Luke Thomas, Director of Spring invites Mark Mapstone to write a guest blog

I’ve recently been asked by Luke to make more of a PDF on the Coaching At Work article called ‘Get Shifting’ – without turning it into a press pack trying to sell something – that’s just not him.  One of his team features in the article and people are benefitting from the read.  He’s had folk in management and leadership roles finding the case study valuable and suggesting that it should be shared more widely. What could we do?

I think the way people use PDFs needs to change. PDFs are great for contracts, specification sheets, architects plans, invoices and other legal papers. Things that need to stay ‘fixed’ and be printed.

However we’ve become so used to ‘Print As > PDF’ that we’re doing it far too much. Now the Internet is all ‘social’ and sharable, a PDF fails. It’s locked down, closed, good for printing only and clogging up each others inboxes. I propose looking at a PDF in a new way: as content in the wrong format.

So we created an ‘asset pack’ for the social web, as a simple zip file of valuable ‘pieces’ from the article.  Luke and Spring want to develop people in creative and innovative ways.  By sharing this article and encouraging more people to read the magazine or have a chat to Luke, it will go some way to achieving that.  Individuals and organisations can adopt these best practices and make a tangible difference to performance.

I stripped out all the dialogue from the main characters Sian & Sidonie and turned them into large graphical quotes. As well as creating .doc files of the same quotes, so people could copy and paste them elsewhere. The quote graphics were also turned into a PDF (I’ve nothing against them) for presentation and distribution separately. The whole blog post got shoved into wordle.com and turned into a tag cloud, then saved as a jpeg for people to view and use. The Spring logos and main website links were added to the pack, including links to LinkedIn profiles, then a few Spring screenshots of social spaces were added. The original PDF article was converted in to 2 versions of text only and full colour – whilst carefully respecting the copyright and source of Coaching at Work Magazine.

Finally we needed something else: emotion. I asked Luke to film a piece of him reacting to the article and summarising the value to others. Nothing fancy, just him at home or in the office. This clip, created more good content, as Luke mentioned several ‘key points’ in the video. However again, they weren’t in the best format. So I repositioned them as graphical slides, then created a separate PDF so they could be shown in a presentation or embedded on a website as a slideshow.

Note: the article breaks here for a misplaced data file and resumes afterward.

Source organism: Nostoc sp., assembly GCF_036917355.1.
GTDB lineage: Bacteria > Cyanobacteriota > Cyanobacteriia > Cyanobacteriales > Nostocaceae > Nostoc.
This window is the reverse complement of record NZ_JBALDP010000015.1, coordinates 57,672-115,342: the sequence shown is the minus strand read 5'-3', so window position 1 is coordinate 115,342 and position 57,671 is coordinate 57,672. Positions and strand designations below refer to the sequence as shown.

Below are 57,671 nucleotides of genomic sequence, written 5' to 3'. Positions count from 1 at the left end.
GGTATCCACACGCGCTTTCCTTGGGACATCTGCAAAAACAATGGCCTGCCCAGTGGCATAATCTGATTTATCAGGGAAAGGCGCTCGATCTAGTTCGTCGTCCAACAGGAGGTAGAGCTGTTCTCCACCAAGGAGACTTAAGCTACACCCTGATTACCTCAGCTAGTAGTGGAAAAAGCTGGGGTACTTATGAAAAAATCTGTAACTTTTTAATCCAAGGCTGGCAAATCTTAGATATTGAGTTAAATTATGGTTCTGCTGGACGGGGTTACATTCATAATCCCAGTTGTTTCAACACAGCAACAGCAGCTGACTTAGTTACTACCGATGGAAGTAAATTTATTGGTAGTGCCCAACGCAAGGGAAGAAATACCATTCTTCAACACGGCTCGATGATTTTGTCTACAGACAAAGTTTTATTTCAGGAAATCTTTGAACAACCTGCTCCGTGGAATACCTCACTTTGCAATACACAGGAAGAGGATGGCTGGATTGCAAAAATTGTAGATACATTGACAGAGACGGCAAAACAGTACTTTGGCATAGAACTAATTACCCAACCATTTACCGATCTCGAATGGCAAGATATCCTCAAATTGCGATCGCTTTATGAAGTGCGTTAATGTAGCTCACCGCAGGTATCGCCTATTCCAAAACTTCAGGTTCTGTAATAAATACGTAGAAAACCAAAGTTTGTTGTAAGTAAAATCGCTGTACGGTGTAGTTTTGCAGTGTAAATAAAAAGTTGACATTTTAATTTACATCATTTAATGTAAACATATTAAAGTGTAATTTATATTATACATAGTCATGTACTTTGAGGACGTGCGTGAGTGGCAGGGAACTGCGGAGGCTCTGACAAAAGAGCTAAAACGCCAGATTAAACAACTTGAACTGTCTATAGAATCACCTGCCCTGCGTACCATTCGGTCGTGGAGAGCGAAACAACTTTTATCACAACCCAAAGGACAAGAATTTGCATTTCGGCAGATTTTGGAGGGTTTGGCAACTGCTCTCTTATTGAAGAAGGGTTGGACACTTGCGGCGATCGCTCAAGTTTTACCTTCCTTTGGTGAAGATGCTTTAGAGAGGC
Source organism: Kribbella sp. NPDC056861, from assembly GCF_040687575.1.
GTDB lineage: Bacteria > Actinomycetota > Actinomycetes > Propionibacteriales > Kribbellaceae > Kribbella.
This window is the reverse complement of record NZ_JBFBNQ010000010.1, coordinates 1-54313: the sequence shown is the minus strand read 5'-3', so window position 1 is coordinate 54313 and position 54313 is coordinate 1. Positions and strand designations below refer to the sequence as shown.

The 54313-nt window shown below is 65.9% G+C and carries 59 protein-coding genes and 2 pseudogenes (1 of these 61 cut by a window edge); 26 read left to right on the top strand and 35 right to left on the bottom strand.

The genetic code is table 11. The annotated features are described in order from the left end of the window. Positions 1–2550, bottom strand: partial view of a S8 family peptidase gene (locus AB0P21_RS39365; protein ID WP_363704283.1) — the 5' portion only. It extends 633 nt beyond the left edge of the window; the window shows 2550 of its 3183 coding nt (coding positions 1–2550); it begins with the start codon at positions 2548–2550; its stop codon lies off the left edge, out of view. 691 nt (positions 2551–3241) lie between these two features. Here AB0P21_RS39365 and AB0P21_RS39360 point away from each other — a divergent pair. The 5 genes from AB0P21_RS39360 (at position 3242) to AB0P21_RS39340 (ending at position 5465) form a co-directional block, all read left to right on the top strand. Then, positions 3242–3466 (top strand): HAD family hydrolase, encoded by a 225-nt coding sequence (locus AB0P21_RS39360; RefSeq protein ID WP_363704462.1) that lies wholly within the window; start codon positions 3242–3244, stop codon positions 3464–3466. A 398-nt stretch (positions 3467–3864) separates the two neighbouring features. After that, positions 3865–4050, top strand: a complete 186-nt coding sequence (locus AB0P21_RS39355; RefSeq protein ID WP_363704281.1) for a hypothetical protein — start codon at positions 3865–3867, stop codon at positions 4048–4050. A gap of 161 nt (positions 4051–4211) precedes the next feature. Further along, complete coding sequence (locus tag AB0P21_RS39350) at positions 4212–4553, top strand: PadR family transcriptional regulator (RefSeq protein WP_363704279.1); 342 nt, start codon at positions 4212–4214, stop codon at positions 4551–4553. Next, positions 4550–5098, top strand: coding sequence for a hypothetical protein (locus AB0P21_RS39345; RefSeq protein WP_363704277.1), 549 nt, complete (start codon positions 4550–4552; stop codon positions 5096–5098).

We ‘exploded’ the PDF into pieces of valuable content that not only can Spring use with it’s clients and partners, but the wider public can share easily too.

Think this is too much effort for a PDF? I agree. However we were reverse enginneering it from the Coaching At Work article. Oddly most PDFs (as well as blog posts) start off in fragments first, as we design, research and collate sources and images. It’s that folder of ‘pieces’ on our hard drives, the web world is interested in. Why not include it by default and increase its reach so more people can benefit?

The next time you share or create a PDF, think ‘is it in the right format for the sharable, conversational web?’ See it as a wrapper of ‘value’ and pull everything out. Break it up in to little consumable pieces and reposition it in different ways. Think about the people who will receive it. What could they do with it?

We don’t exactly know what you’ll do with all the pieces, maybe nothing, maybe something. But as long as more eyeballs see it and benefit from the information, we’ll be happy bunnies all round – because people’s coaching, mentoring and training practice might improve.

The next stage? Getting those assets out to people who can make use of them. Do you want the pack? It’s free. Download the link from the Coaching At Work page and let us know in the comments or contact Luke directly. Alternatively, you may just find a link to download it in your inbox.

Find out more about Mark Mapstone